As air intensifies the hunger of fire,
May the thought of death
Breathe new urgency
Into our love of life.

As short as the time
From spark to flame,
So brief may the distance be
Between heart and being.

May we discover
Beneath our fear
Embers of anger
To kindle justice.

From ‘In Praise of Water’

The courage of a river to continue belief
In the slow fall of ground,
Always falling further
Towards the unseen ocean.

Its only life surrendered
To the event of pilgrimage

It continues to swirl
Through all unlikeness,
With elegance

Let us bless the humility of water,
Always willing to take the shape
Of whatever otherness holds it.

The buoyancy of water,
Stronger than the deadening,
Downward drag of gravity

From ‘In Praise of Earth’

When the ages of ice came
And sealed the earth inside
An endless coma of cold,
The heart of the earth held hope,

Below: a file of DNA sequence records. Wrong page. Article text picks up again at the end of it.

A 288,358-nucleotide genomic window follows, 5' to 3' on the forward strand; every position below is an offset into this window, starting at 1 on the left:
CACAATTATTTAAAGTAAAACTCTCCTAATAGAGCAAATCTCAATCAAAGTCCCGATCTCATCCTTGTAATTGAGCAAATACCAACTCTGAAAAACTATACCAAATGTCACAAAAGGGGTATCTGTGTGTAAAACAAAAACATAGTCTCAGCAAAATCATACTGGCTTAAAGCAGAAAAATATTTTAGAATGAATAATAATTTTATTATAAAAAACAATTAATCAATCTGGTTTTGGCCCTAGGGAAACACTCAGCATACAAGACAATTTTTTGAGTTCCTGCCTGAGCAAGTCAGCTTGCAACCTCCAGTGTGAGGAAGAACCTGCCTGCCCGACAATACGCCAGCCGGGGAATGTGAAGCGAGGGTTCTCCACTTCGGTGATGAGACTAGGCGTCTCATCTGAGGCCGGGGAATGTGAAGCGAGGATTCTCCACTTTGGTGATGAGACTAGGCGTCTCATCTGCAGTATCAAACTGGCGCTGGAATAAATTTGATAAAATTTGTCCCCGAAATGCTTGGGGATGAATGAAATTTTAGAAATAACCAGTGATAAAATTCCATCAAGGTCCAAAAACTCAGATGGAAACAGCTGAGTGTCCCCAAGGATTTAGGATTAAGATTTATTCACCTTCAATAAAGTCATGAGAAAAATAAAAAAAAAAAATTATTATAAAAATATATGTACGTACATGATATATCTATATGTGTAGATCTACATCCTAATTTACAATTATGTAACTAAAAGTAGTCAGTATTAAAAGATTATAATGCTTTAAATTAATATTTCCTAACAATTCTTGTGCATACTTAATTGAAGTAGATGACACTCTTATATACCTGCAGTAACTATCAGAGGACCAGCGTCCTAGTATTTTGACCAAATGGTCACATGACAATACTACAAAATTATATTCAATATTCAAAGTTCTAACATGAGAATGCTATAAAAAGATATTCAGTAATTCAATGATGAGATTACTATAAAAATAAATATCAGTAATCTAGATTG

Storing fragments of memory,
Ready for the return of the sun.

Until its black infinity of cells
Becomes charged with dream,
Then the silent, slow nurture
Of the seed’s self, coaxing it
To trust the act of death.

Let us ask forgiveness of the earth
For all our sins against her:
For our violence and poisonings
Of her beauty.

You opened the door to another world for me

imageedit_1_6541196834Some thoughts from André Gorz’s book Letter to D: A Love Story.

On love and life together:

I understood that pleasure is not something you give or take. It’s a way of giving yourself and calling forth the gift of self from the other person.

What captivated me about you was that you opened the door to another world for me.

You gave all of yourself to help me become myself.

You opened up the richness of life for me and I loved life through you – unless it was the reverse and I loved you through all living things (but that comes down to the same thing).